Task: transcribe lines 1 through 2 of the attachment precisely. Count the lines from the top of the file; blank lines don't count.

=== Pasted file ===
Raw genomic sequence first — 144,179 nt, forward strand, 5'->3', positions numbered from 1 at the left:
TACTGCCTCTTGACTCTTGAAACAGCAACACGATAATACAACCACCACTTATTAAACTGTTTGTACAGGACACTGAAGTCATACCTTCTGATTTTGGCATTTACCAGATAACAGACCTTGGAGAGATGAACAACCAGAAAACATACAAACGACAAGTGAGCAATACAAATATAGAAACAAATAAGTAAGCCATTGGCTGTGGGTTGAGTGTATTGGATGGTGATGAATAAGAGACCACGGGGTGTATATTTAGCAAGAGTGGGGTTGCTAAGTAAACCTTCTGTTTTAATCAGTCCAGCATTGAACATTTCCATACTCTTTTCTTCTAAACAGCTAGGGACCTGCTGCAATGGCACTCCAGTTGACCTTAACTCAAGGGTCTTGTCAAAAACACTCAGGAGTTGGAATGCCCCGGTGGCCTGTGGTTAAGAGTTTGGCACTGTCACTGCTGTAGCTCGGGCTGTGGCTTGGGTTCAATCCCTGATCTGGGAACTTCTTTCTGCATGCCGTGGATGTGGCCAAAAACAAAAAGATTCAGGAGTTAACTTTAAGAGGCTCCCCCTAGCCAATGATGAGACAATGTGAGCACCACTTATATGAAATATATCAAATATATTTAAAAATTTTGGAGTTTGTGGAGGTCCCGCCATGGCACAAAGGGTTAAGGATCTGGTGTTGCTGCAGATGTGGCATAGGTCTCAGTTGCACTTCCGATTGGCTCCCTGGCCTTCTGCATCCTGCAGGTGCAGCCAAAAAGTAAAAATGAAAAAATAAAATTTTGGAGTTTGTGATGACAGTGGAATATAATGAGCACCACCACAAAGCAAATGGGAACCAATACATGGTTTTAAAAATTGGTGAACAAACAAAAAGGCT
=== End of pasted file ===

Raw genomic sequence first — 144,179 nt, forward strand, 5'->3', positions numbered from 1 at the left:
TACTGCCTCTTGACTCTTGAAACAGCAACACGATAATACAACCACCACTTATTAAACTGTTTGTACAGGACACTGAAGTCATACCTTCTGATTTTGGCATTTACCAGATAACAGACCTTGGAGAGATGAACAACCAGAAAACATACAAACGACAAGTGAGCAATACAAATATAGAAACAAATAAGTAAGCCATTGGCTGTGGGTTGAGTGTATTGGATGGTGATGAATAAGAGACCACGGGGTGTATATTTAGCAAGAGTGGGGTTGCTAAGTAAACCTTCTGTTTTAATCAGTCCAGCATTGAACATTTCCATACTCTTTTCTTCTAAACAGCTAGGGACCTGCTGCAATGGCACTCCAGTTGACCTTAACTCAAGGGTCTTGTCAAAAACACTCAGGAGTTGGAATGCCCCGGTGGCCTGTGGTTAAGAGTTTGGCACTGTCACTGCTGTAGCTCGGGCTGTGGCTTGGGTTCAATCCCTGATCTGGGAACTTCTTTCTGCATGCCGTGGATGTGGCCAAAAACAAAAAGATTCAGGAGTTAACTTTAAGAGGCTCCCCCTAGCCAATGATGAGACAATGTGAGCACCACTTATATGAAATATATCAAATATATTTAAAAATTTTGGAGTTTGTGGAGGTCCCGCCATGGCACAAAGGGTTAAGGATCTGGTGTTGCTGCAGATGTGGCATAGGTCTCAGTTGCACTTCCGATTGGCTCCCTGGCCTTCTGCATCCTGCAGGTGCAGCCAAAAAGTAAAAATGAAAAAATAAAATTTTGGAGTTTGTGATGACAGTGGAATATAATGAGCACCACCACAAAGCAAATGGGAACCAATACATGGTTTTAAAAATTGGTGAACAAACAAAAAGGCT